The God of Small Things Themes
Table of Contents
Arundhati Roy’s novel The God of Small Things is a blending of several themes. The narration starts with the return of a brother and a sister twins (Estha and Rahel) who had parted at their seventh year and now they have come back to Ayemenem, after twenty four years. Ayemenem is a remote village of Kerala, the once happy home of their childhood. The sense of haunting pain and a never lifting weight of sadness govern the narrative. From the very beginning it is sad, absorbed, repetitive like the tape recorder reversing and forwarding again.
Theme on Big Man Vs Small Man
The God of Small Things presents a confrontation between ‘The Big Man, The Laltain’ and Small Man, the Mombathi. In short, the novel shows maladjustment between The God of Big Things (Pappachi, Baby Kochamma, Mammachi, Chacko, Comrade Pillai and Inspector Thomas Mathew) and the God of Small Things (Ammu, Velutha, Estha, Sopie Mol.) According to Roy, the term ‘Laltain‘ means ‘The big guns of society’, and Mombathi refers to the lower strata of society, which has no support and no protection. They are the downtrodden, have-nots, the dalits, the deserted, the marginalized and the defenseless. To put it more frankly, the two Mombatties, Ammu and Velutha have to forsake the big things and indulge in small things.
Theme on Male-dominated Society
Roy flings a harsh irony on man’s domination over woman. She means to state that a woman is not a mere toy or an object of pleasure or a means of satisfying the baser passion of men. In fact she is the noblest and richest part of a man’s life. Chacko, the brother of Ammu is a hypocritical male character of the novel. As he is male person of the Ayemenem house, he was sent to Britain to study, though he is an ordinary student. However, Ammu is not allowed to study further. The reason is that she is woman and so she has no right to go to college, because the college studies corrupt a woman. In the opinion of some, women are supposed to be meant for only mating and procreating, serving and nourishing.
Theme on Estranged Girl Vs Estranged Boy
Chacko fails in almost every respect including his marriage with Margaret, an English girl who deserted him. He cynically tells his sister Ammu “What is yours is mine and what is mine is also mine”. It is a great irony that a daughter estranged from the husband is tortured and tyrannized in the house of the parents. But, on the other hand, an estranged son, Chacko not only receives warm welcomes but also remains the rightful inheritor of the family’s wealth and fortune. However, the same behaviour of Ammu is termed as illicit, sinful and untraditional. She is locked up in a room and is beaten black and blue. Thus the novelist lashes out at the hypocritical moral code of society, which makes a great difference between men and women. In fact love for man is a passing phase, but it is the essence of her being for a woman.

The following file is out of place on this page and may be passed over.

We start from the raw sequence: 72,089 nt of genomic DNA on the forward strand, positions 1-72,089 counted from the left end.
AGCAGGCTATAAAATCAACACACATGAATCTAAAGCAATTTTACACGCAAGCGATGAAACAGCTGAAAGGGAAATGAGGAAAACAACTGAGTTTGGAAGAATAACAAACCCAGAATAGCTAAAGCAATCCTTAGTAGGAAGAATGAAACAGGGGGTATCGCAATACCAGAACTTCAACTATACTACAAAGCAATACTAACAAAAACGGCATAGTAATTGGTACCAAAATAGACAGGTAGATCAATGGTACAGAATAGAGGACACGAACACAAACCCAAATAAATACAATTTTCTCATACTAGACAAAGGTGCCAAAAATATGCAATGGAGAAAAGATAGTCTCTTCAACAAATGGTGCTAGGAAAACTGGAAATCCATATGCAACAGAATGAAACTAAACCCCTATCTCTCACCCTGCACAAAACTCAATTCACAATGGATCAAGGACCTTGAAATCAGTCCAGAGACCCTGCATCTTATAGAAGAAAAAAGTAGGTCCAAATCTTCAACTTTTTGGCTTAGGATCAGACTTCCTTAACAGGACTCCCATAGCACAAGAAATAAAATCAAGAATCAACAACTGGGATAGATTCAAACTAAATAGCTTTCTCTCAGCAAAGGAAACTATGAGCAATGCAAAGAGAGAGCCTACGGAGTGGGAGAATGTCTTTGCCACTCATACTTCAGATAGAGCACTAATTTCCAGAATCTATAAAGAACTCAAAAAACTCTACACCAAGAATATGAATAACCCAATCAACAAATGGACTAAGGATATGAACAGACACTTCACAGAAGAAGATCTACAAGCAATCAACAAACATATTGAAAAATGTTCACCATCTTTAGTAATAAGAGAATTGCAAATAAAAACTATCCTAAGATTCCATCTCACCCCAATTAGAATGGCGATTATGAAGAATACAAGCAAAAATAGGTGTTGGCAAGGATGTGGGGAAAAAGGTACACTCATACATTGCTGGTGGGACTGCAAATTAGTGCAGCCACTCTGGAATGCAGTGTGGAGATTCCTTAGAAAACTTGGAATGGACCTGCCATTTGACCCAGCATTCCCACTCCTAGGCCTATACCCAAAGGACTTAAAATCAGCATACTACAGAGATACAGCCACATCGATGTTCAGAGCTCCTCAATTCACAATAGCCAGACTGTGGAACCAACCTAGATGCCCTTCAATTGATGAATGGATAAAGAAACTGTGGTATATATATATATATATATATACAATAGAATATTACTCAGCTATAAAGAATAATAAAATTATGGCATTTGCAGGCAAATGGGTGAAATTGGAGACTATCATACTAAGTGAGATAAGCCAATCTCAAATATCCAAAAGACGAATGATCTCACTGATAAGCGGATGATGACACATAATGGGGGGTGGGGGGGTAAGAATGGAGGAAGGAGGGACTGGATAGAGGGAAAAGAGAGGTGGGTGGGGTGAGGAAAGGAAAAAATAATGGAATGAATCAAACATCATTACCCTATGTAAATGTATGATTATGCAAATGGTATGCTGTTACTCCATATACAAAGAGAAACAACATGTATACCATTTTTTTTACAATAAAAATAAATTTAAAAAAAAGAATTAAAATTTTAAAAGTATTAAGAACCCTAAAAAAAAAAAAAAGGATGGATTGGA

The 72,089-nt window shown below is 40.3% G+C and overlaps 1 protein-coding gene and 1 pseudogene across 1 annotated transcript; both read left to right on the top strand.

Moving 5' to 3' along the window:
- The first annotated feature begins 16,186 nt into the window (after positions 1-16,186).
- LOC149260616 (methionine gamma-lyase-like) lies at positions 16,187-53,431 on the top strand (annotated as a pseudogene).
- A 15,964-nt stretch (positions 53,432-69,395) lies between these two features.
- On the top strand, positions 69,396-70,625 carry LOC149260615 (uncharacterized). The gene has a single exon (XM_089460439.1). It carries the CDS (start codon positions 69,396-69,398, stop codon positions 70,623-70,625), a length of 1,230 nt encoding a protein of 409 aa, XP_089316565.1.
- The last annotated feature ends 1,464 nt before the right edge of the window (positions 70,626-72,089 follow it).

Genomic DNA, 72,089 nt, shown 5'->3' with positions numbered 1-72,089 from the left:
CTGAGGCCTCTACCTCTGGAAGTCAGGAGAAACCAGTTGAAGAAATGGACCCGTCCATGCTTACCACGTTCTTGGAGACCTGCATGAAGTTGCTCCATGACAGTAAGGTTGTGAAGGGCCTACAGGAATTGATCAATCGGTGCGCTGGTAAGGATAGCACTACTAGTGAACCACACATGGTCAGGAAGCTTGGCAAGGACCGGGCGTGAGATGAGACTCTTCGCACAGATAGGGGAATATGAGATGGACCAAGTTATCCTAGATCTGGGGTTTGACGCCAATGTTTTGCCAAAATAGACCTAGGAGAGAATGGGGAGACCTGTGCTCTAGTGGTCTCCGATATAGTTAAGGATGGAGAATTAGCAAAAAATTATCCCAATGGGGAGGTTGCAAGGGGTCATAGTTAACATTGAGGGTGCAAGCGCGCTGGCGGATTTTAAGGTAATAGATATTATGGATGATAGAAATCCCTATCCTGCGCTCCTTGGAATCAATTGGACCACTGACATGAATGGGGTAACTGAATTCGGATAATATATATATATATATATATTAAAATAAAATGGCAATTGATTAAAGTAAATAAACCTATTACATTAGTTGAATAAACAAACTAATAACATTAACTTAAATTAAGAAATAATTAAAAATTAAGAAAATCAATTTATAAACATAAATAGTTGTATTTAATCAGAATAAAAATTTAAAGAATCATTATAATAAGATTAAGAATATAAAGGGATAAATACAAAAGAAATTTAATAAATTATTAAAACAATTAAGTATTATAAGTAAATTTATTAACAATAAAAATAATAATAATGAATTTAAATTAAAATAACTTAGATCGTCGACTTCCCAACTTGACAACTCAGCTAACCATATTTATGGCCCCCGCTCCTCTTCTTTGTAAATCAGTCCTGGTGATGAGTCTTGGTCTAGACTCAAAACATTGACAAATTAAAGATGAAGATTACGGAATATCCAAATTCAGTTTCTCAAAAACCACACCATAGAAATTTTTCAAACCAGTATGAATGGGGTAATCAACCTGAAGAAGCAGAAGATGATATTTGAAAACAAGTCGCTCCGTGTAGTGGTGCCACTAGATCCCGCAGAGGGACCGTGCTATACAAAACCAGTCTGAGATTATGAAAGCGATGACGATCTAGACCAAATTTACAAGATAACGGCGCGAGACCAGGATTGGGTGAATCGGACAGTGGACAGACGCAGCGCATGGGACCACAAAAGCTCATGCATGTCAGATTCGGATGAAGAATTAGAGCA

Theme on Untouchability
The author also points out untouchability, a great evil of the society. Velutha has to struggle hard to achieve identity in society. Roy wants to show that even a dalit or an untouchable can also become an engineer, a doctor or a professor if he is properly guided.
Theme on Satire on the Police Administration
The novel also flings a very harsh satire on the police administration. Roy feels that the word ‘POLICE’ stands for politeness, obedience, loyalty, courtesy, intelligence and efficiency. But Thomas Mathew, the police inspector, has not even a single quality. He does not behave well with Ammu. He is an officer guided by politics and big-ups of the society at large.
Theme on Satire on Politics
Another prominent theme of this novel is that it is a satire on politics. The novelist satirizes Marxism and the contemporary politics in Kerala through the character of Comrade Pillai, who is an opportunist and who does not help Velutha in the police custody.
Above all, the theme which rings the note of The God of Small Things is the truthful portrayal of the plight of the women in society and their Herculean struggle for seeking the sense of identity in a male dominated conservative framework. The social structure of an Indian woman is full of many ups and downs, ifs and buts. Life offers little choice for a forsaken woman like Ammu, the central character